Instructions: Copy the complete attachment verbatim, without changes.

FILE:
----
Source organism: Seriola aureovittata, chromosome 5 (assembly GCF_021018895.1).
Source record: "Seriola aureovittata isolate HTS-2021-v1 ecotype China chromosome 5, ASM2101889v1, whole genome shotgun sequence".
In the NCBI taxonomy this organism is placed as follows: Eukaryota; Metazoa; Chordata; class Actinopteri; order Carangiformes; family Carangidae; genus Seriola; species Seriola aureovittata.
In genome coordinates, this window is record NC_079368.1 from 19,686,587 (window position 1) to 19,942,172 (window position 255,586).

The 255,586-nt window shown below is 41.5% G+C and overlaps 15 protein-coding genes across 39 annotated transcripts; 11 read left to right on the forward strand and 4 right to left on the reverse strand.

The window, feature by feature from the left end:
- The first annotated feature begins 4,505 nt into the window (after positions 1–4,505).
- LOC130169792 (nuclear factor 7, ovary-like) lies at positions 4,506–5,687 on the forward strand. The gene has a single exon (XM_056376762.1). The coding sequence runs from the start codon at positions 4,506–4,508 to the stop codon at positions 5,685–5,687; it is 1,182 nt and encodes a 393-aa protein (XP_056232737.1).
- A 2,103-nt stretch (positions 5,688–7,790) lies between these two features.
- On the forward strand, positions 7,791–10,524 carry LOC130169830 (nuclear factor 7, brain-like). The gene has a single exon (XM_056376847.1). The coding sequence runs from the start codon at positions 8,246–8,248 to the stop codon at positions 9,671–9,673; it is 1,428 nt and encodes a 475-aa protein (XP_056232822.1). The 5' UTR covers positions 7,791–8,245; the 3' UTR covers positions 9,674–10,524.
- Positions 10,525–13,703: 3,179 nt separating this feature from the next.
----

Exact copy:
Source organism: Seriola aureovittata, chromosome 5 (assembly GCF_021018895.1).
Source record: "Seriola aureovittata isolate HTS-2021-v1 ecotype China chromosome 5, ASM2101889v1, whole genome shotgun sequence".
In the NCBI taxonomy this organism is placed as follows: Eukaryota; Metazoa; Chordata; class Actinopteri; order Carangiformes; family Carangidae; genus Seriola; species Seriola aureovittata.
In genome coordinates, this window is record NC_079368.1 from 19,686,587 (window position 1) to 19,942,172 (window position 255,586).

The 255,586-nt window shown below is 41.5% G+C and overlaps 15 protein-coding genes across 39 annotated transcripts; 11 read left to right on the forward strand and 4 right to left on the reverse strand.

The window, feature by feature from the left end:
- The first annotated feature begins 4,505 nt into the window (after positions 1–4,505).
- LOC130169792 (nuclear factor 7, ovary-like) lies at positions 4,506–5,687 on the forward strand. The gene has a single exon (XM_056376762.1). The coding sequence runs from the start codon at positions 4,506–4,508 to the stop codon at positions 5,685–5,687; it is 1,182 nt and encodes a 393-aa protein (XP_056232737.1).
- A 2,103-nt stretch (positions 5,688–7,790) lies between these two features.
- On the forward strand, positions 7,791–10,524 carry LOC130169830 (nuclear factor 7, brain-like). The gene has a single exon (XM_056376847.1). The coding sequence runs from the start codon at positions 8,246–8,248 to the stop codon at positions 9,671–9,673; it is 1,428 nt and encodes a 475-aa protein (XP_056232822.1). The 5' UTR covers positions 7,791–8,245; the 3' UTR covers positions 9,674–10,524.
- Positions 10,525–13,703: 3,179 nt separating this feature from the next.